Margaret chuckled and handed Gladys a plate with the smallest slice of lemon meringue. “Gladys, why do you still worry about your figure? Is that not one of the bonuses of being on this side? By the way, dear, what is your favorite kind?”
“Well, are we talking pie or men?” Gladys laughed as she watched Margaret wince.
“Oh, my! Well, I never. Well, sometimes I do. Oh! listen to me. I’m all flustered and Jon and Basil aren’t even here.” Gladys wiped the pie server on a cloth. “Since you brought it up, dear, what is your favorite kind – or is it type – of man?” Margaret fanned herself and adjusted her apron.
“Relax, Margaret. The guys won’t hear us. And so what if they did.” Gladys dabbed the corner of her mouth with an embroidered napkin. “In my experience, women and men have a type. No matter how many relationships they may have, their partners usually fall into the same category. Maybe he prefers brunettes. Maybe she prefers the quiet type. He needs to be mothered. She keeps trying to find the guy just like her dad. We all have a type.” Gladys reached for her bag to find a cigarette.
“I see, dear. What is – or was – your type?”
Gladys slowly exhaled and laughed, “Well, I certainly wasn’t attracted to the guy who was looking for a mother. No thanks! I don’t think I had a nurturing bone in my body.”
Margaret sighed, “Well, you didn’t get a chance to find out, dear. Perhaps if you’d had children…”
“Oh, please Margaret, this body was never meant for bearing children. Anyway, mothers don’t have fun. I was all about fun. A guy who’s looking for a mother isn’t gonna be any fun.”
Gladys retied her apron and adjusted her gray curls, “You know I was a mother, and I was fun. I still am. There are different kinds of fun, you know.”
“Sorry, Margaret. You are right. You must know – by now – not to take anything I say seriously.” Gladys held the cigarette filter to her lips as she contemplated. “I guess I was attracted to the guys who craved adventure. I liked the men who wouldn’t be held back by convention or tradition.”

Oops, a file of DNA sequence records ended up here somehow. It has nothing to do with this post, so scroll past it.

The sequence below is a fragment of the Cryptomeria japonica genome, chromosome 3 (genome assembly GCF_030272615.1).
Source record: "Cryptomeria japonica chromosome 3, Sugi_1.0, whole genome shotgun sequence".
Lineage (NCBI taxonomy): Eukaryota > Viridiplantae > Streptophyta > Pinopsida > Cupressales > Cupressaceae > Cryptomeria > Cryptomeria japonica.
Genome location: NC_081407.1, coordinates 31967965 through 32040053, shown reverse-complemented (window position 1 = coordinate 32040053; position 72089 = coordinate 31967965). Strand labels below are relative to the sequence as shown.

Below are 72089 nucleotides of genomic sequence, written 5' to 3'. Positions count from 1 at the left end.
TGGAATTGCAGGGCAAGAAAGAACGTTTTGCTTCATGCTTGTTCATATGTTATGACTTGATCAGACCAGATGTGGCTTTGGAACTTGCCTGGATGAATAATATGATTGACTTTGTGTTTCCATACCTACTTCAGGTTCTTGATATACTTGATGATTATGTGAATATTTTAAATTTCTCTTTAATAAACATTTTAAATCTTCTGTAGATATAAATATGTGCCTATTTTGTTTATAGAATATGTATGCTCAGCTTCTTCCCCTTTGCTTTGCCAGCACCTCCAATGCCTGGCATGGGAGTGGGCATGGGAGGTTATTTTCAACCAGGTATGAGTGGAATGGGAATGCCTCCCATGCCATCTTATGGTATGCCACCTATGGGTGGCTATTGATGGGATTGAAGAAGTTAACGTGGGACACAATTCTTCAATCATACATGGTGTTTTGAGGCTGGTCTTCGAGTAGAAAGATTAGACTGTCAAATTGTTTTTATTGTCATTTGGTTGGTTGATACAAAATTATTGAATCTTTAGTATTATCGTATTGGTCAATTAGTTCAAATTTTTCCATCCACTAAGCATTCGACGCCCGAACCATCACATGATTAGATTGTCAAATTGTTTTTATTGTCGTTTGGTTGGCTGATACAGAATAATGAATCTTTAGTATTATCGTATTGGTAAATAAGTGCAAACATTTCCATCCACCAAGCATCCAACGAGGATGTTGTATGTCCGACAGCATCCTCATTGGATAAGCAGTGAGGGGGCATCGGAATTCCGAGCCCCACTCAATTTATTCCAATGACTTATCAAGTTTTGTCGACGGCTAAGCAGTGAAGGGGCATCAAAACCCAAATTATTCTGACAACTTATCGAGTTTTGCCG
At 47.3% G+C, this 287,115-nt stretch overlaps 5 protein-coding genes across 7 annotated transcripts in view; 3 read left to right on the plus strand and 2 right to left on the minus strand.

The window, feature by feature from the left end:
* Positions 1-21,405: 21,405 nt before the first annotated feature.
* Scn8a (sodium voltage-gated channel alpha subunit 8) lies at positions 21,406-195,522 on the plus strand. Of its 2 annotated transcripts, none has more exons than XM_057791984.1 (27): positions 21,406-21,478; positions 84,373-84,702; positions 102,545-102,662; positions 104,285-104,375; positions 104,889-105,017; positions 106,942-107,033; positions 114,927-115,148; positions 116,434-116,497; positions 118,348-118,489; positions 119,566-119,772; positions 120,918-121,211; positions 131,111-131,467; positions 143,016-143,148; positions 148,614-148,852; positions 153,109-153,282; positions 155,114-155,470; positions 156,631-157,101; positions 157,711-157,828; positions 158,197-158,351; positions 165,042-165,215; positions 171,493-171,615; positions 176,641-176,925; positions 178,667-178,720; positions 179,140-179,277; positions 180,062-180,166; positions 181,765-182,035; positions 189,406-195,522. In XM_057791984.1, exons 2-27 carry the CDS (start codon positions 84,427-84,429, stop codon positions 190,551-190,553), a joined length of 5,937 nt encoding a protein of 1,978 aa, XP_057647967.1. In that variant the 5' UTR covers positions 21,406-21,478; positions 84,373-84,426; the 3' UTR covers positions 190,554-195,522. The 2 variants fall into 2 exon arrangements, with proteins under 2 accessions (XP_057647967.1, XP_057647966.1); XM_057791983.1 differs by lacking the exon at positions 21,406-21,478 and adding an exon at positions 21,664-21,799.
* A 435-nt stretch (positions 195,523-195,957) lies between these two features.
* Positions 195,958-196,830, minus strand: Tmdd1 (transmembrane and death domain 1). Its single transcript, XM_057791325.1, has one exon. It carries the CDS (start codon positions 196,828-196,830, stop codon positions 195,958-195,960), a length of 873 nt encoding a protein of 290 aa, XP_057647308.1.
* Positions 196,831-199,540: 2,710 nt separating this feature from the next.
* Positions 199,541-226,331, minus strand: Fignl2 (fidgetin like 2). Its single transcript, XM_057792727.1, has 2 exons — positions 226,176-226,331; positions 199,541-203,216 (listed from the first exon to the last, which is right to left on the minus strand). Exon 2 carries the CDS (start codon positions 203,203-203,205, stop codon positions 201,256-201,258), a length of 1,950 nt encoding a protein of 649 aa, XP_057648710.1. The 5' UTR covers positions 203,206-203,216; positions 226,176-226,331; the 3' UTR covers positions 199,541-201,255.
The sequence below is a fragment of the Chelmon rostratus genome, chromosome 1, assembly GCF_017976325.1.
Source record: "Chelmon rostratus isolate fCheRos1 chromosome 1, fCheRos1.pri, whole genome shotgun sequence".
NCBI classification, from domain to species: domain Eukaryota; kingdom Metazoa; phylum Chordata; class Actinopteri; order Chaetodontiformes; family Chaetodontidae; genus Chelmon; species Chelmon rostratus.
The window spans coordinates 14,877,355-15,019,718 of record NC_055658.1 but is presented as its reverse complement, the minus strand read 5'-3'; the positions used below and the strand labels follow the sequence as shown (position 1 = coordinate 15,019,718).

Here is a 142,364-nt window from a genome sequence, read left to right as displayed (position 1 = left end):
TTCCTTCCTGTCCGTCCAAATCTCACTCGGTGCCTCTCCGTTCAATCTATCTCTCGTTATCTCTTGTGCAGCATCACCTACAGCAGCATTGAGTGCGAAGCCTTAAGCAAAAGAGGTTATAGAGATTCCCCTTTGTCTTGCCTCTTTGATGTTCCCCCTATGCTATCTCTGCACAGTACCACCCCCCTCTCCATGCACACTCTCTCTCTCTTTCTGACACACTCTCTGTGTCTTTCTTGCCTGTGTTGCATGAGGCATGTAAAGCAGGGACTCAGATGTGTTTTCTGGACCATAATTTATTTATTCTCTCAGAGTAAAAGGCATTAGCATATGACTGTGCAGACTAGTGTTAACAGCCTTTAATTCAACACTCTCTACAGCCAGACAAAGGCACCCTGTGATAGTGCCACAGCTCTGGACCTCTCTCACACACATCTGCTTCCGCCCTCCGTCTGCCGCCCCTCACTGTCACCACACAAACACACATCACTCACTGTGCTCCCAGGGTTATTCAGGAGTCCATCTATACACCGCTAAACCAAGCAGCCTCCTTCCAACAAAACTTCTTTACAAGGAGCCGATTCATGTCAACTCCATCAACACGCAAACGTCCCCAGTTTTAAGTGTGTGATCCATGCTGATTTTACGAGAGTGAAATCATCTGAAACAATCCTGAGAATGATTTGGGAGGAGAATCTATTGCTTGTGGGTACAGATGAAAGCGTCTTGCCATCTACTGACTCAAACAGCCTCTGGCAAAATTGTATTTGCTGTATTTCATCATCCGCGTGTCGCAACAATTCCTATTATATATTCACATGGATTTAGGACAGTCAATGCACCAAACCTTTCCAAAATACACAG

Margaret slowly shook her head, “Yes, well those men don’t want to settle down. There’s no security in a man like that.”
“That’s where you and I are so different, Margaret. I wasn’t looking for security.”
“You are so right, Gladys. I wanted safety, security, and consistency – a reliable man to raise a family with.”
Gladys batted the ashes from the tip of her cigarette, “You see, Margaret, that’s your type. And you lived a long happy life with your man.”
“Gladys, what about the women who have a type that’s – how shall I say – wrong for them? They repeatedly end up in abusive relationships. Why wouldn’t they quit with that type? Why wouldn’t they consciously choose a healthier individual. I guess that goes for men, too.”
Gladys hopped down from the stone she’d been sitting on. “That’s an excellent question, Margaret. I think it has a lot to do with their history. We learn how to be loved when we are children. We spend the rest of our lives looking for that kind of love. That’s how we determine our types. If you were raised in an unhealthy family, your adult version of love will most likely be unhealthy, too.”
Gladys walked between two stones. “You should have known my father. Oh! He was dashing. As it was, I never knew him well. He was never around. He was always off gallivanting from one exotic adventure to the next. We’d see him between trips, just long enough for him to give us the trinkets he’d collected, and to hear him tell the high points of his travels.”
Margaret covered the lemon meringue with a dish towel. “Well, I guess that’s why you chose men with adventuresome spirits. My father worked the farm for 50 years. He never went anywhere without my mother. He raised five children and doted on his grandchildren.”
“And that’s why your type is all about security and consistency.” Gladys brushed an ash from her skirt.
“Well, what about those women – and men – who keep choosing the same unhealthy type? How can they change? How can they be attracted to a different type?” Margaret added a little cream to a fresh cup of coffee.
“I don’t know, Margaret. Maybe it starts with liking themselves more. They have to decide that they deserve better. They ought to spend some time alone – outside of relationships – learning to like themselves.”
“Yes, that’s right. Then, when they get to the point of really liking who they are, they won’t put up with someone treating them poorly.” Margaret took a sip of coffee. “How did you get so smart, Gladys? How do you know these things?”
Gladys laughed, “I’ve been watching history repeat itself.”